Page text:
Accordingly, gelatin offers a number of important attributes when employed in the ink-receiving layer(s) of a print media product. The claimed invention shall not be restricted to any particular types, grades, or varieties of gelatin with a number of different gelatin compositions or derivatives being suitable for use herein. A representative and preferred gelatin material that is appropriate for use in the ink-receiving layer 30 (and any of the additional layers mentioned below if desired) will involve a composition that is commercially available from DGF Stoess AG of Eberbach, Germany. This material is derived from pig skin and is characterized by a high isoelectric point of greater than about 8 which is desirable in the ink-receiving layer 30 because, for example, it tends to promote an improved interaction between the ink-receiving layer 30 and the colorants being delivered thereto. The term “isoelectric point” is generally defined to involve the pH value at which the particles in a colloidal suspension (such as gelatin) do not move when exposed to an electric field. Regarding the above-listed commercial product, it is further characterized by favorable viscosity and bloom levels, as well as other related parameters. However, it should again be noted that the commercial gelatin product discussed above is being recited for example purposes only and shall not be considered limiting in any respect.

Notwithstanding the benefits offered by gelatin in print media products, it has also been observed that ink-receiving layers which incorporate gelatin as the sole or predominant (e.g. majority) binder may exhibit an undesirably high level of ink-coalescence which generates printed images having an unacceptable level of “graininess”. As a result, the images generated on the print media sheet will have a “rough” and “granular” appearance which is particularly disadvantageous when “photo-quality” images are desired. This situation can result when gelatin is used as the sole or predominant binder because, for example, its swellability can become substantially reduced under cold and/or dry environmental conditions which will often lead to excessive “graininess”. It has been discovered in accordance with the present invention that these difficulties can be substantially eliminated while preserving the benefits associated with the use of a gelatin-based binder by the employment of various “co-binders” with gelatin to produce a distinctive binder blend. This binder blend will not only contain gelatin, but will also include at least two specially-selected additional binders which effectively control the ink-coalescence problems discussed above and thereby avoid the formation of unacceptably “grainy” images. These additional binders will now be reviewed in considerable detail.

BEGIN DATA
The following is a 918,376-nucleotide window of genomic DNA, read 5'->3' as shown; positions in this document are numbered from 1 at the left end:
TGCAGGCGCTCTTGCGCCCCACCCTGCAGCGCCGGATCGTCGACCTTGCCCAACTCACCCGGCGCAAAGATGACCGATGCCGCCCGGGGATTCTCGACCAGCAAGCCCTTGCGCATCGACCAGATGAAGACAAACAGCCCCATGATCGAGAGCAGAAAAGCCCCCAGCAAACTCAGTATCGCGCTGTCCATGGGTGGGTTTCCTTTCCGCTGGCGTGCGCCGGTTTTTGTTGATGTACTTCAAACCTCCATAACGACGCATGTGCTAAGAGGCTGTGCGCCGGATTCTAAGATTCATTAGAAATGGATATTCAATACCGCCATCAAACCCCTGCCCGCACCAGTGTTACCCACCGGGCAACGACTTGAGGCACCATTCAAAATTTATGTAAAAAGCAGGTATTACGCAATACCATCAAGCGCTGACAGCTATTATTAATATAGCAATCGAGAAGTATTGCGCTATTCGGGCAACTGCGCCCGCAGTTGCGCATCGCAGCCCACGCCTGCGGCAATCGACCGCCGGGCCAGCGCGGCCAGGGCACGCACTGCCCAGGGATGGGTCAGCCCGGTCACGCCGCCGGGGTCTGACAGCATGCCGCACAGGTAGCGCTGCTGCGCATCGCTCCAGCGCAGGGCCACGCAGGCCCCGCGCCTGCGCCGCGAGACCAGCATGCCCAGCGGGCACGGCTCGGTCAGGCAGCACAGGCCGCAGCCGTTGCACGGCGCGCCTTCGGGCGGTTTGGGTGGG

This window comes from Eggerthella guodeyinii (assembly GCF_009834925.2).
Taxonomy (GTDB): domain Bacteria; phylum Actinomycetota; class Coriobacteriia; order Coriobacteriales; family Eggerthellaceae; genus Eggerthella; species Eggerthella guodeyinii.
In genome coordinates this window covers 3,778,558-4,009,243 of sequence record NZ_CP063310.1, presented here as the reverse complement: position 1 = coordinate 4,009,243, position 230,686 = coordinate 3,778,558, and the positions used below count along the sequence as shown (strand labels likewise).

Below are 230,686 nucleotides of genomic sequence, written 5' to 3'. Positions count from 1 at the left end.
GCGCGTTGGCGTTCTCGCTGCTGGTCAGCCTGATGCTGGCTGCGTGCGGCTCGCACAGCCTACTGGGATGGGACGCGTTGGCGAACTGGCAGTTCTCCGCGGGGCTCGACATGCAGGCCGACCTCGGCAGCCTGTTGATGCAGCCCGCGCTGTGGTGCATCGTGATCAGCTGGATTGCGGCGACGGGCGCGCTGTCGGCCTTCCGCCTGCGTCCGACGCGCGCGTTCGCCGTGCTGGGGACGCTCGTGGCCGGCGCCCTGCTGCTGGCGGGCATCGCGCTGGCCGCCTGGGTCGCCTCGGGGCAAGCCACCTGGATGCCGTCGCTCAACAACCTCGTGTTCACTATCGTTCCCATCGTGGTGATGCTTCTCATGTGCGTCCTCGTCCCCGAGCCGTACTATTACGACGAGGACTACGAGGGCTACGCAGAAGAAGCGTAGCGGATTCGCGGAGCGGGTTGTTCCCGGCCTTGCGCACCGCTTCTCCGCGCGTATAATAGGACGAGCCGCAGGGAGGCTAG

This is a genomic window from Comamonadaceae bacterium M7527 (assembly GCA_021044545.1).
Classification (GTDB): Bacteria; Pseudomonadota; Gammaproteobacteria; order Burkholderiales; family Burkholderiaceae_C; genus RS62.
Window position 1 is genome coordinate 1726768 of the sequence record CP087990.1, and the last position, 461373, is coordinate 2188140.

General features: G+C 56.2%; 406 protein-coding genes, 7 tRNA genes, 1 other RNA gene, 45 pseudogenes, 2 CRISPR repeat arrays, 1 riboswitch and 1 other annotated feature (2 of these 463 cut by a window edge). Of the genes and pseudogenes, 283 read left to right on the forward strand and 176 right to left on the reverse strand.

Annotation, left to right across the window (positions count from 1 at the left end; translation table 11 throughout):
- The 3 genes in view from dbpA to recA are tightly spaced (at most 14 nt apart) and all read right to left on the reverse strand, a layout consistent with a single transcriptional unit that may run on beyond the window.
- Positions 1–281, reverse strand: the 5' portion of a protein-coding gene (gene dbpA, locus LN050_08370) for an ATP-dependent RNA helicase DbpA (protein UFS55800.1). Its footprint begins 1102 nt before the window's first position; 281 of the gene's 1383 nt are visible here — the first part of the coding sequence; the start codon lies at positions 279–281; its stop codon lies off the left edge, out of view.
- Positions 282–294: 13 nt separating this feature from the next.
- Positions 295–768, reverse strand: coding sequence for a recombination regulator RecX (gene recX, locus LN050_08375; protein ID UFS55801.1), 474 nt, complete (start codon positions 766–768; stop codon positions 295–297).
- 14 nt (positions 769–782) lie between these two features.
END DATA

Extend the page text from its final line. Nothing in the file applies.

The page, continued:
2. “Second Binder Composition” (or just “Second Binder”): A poly(vinyl alcohol-ethylene oxide) copolymer—Regarding the use of a poly(vinyl alcohol-ethylene oxide) copolymer as the Second Binder in the ink-receiving layer 30 (or in any other layers associated with the print media product 10), this material has the following basic chemical/polymeric structure:
(—CH2CHOH—)x(—OCH2CH2—)y  (1)
(wherein x=about 1000–8000, and y=about 10–500 in a representative, preferred, and non-limiting formulation).

It should be noted that the above-listed “x” and “y” values in Formula (1) and the other formulae recited herein are presented for example purposes only and constitute representative/preferred embodiments in a non-limiting fashion. These numbers are subject to change if needed and desired in accordance with routine preliminary testing. An exemplary poly(vinyl alcohol-ethylene oxide) copolymer which may be employed for the purposes listed herein (namely, within ink-receiving layer 30 as the Second Binder or in other layers) is commercially available from, for example, Nippon Gohsei of Osaka, Japan under the product designation “WO-320”.

It should also be noted that the term “poly(vinyl alcohol-ethylene oxide) copolymer” may actually be characterized in two different ways. The first characterization of interest involves the structure listed above in connection with Formula (1). This structure contains polyvinyl alcohol groups that are generally designated herein as being “fully hydrolyzed” which will now be explained in detail. The production of polyvinyl alcohol (which can be used as a “stand-alone” ingredient or as an integral part of various polymers including the poly(vinyl alcohol-ethylene oxide) copolymer discussed above) typically involves the hydrolysis of poly(vinyl acetate) under varied conditions. During this production process as discussed above, varying degrees of “hydrolysis” can occur whereby, in certain situations, residual acetate groups (—OCOCH3) are left within the polyvinyl alcohol backbone depending on a wide variety of production and reaction parameters. Compositions of the type associated with Formula (1) as listed above are typically characterized as being “fully hydrolyzed” in that they contain only a minimal quantity of residual acetate groups in the molecule. This characterization is set forth in, for example, U.S. Pat. No. 5,880,196 which is incorporated in this discussion by reference in its entirety. For example, a polyvinyl alcohol molecule is traditionally considered to be “fully hydrolyzed” if less than about 1.5 mole percent acetate groups are left on the molecule. Accordingly, the term “poly(vinyl alcohol-ethylene oxide) copolymer” as used and claimed herein shall encompass the “fully hydrolyzed” composition described above and illustrated in Formula (1).